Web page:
The Saratoga County Water Authority fielded questions from the Clifton Park Water Authority and audience members during the CPWA’s board meeting Wednesday, Feb. 20.
The discussion followed a presentation by the county water project’s lead engineer Dan Loewenstein from Malcolm Pirnie, Inc.
Bob Wilcox, who resigned as council for the CPWA, attended the meeting. He asked how long the Town of Queensbury has been drawing water from the upper Hudson River, and how far from the pipe would the county be drawing water. SCWA authority members said Queensbury had been drawing water from their source for more than 20 years.
After receiving the answer, Wilcox commented that Queensbury has clean, good water.
When asked about the water rate, the county authority said that they will not know exactly what the final water rate will be until the water is turned on, but said the water rate would not increase above the proposed rate of $2.05.
County officials said they are contracted with customers to supply 3 million gallons of water per day.
We’re actively working, said Anita Daly, a county supervisor representing Clifton Park, `We have quite a few irons in the works.`
Daly also said that Advanced Micro Devices would likely exceed their projected use of 2 million gallons of water per day.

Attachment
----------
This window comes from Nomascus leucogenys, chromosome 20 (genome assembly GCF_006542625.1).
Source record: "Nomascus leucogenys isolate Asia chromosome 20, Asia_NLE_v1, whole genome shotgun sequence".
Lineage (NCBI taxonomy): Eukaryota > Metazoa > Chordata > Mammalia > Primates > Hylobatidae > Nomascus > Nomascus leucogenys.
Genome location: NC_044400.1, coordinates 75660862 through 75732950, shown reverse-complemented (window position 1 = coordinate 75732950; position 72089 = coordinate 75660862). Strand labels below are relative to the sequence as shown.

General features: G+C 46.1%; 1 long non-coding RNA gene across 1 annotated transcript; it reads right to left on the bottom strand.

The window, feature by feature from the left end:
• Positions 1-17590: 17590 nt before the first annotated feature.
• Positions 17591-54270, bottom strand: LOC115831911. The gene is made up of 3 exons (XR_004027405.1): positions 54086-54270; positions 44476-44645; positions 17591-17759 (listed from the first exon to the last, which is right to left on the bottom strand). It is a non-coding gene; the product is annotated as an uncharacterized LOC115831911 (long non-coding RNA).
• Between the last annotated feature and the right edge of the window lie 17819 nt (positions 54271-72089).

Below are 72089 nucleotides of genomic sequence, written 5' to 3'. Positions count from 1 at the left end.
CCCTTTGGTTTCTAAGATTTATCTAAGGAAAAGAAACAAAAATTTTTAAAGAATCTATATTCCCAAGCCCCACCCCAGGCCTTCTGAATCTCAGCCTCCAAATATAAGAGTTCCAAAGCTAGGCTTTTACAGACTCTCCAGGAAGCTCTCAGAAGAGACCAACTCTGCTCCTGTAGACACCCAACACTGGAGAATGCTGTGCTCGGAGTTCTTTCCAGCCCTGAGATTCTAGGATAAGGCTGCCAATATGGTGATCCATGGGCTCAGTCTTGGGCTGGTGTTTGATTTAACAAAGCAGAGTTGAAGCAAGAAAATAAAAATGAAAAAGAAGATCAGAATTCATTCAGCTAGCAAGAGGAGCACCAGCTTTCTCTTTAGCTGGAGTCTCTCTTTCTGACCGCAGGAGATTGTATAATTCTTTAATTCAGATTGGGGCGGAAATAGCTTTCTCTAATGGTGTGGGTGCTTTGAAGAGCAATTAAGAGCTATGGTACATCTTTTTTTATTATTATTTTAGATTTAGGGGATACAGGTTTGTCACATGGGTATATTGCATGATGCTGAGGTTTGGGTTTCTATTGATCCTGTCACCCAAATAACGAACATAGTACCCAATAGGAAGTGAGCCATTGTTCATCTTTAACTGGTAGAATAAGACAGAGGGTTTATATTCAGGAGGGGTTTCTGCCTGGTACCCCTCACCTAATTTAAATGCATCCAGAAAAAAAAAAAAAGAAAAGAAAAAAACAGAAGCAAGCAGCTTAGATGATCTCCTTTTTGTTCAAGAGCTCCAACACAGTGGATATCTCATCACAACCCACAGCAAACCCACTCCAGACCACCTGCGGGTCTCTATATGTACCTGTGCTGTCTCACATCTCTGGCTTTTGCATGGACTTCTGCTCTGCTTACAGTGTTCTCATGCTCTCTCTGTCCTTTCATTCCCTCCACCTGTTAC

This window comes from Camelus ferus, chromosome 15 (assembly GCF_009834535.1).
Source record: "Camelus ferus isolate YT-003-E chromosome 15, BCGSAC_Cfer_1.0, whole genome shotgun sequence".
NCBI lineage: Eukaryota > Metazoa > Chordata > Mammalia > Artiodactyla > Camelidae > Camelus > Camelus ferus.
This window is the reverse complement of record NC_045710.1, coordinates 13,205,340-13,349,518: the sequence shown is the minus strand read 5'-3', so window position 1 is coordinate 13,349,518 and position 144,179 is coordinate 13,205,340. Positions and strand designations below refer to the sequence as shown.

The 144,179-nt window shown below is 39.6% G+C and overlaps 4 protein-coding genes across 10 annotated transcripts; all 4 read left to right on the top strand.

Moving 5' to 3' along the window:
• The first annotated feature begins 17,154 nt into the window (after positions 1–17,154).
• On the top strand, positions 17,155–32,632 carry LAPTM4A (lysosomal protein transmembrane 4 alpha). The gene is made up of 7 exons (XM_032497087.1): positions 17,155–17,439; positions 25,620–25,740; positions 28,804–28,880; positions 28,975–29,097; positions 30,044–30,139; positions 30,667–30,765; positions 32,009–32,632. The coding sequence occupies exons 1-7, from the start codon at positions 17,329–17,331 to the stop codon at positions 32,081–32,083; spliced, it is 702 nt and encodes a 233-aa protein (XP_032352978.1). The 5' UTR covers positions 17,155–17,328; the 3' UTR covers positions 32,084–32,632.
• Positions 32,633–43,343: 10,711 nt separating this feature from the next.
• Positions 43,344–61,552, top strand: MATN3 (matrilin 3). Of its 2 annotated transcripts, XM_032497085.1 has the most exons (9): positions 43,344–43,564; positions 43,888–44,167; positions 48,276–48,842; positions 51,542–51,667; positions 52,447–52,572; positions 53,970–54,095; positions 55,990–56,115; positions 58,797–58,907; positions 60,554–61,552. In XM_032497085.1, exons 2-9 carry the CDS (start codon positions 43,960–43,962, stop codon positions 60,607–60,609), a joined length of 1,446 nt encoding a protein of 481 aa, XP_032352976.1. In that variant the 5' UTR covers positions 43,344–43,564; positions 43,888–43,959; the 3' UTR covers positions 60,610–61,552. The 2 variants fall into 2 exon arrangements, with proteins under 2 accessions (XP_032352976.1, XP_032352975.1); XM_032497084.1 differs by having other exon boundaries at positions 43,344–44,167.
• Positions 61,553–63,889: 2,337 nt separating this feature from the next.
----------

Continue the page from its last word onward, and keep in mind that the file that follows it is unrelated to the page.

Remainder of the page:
At a Town of Malta workshop, attended by representatives from AMD, Monday, Feb. 25, AMD officials said they would use 3 million gallons of water per day at the onset. This figure is 150 percent of the county authority’s initial projected use.
The $67 million project, which is dependent on a $4.8 million loan from the county general fund until the plant is in its seventh year of operation, is funded through $33 million in grants from sources including the Dormitory Authority and the Empire State Development Corporation.
The county is seeking a permit from the Department of Environmental Conservation, which requires towns in Saratoga County to show interest in the county system in order to establish a basis for public necessity.
The county’s plan is to draw water from the Hudson River in Moreau and pipe it along the Northway to the southern end of the county, where it will serve the Luther Forest Technology Campus.
Pipeline work will be completed in 2008, according to Loewenstein.
In regards to the displacement of lines that were to run under property owned by the YMCA on West Avenue in Saratoga Springs, Daly said, `We have to be responsible. We have to move lines when necessary.`
The YMCA is at issue with the price offered for the purchase of the land.
According to county officials, about 12 more residential easements are needed. The project required 174 easements total.
The CPWA recently indicated to the Saratoga County Water Authority that the county water plan would remain a viable option as the town’s water supply. However, they said their main concern is for Clifton Park’s residents and ratepayers.
In a Wednesday, Dec. 12 press release the Clifton Park Water Authority said, `As has been previously stated, and in light of publicized challenges facing neighboring municipalities, the CPWA Board of Directors will continue to exercise prudence and due diligence in evaluating all viable options before committing the ratepayers of our town to binding contracts and obligations.“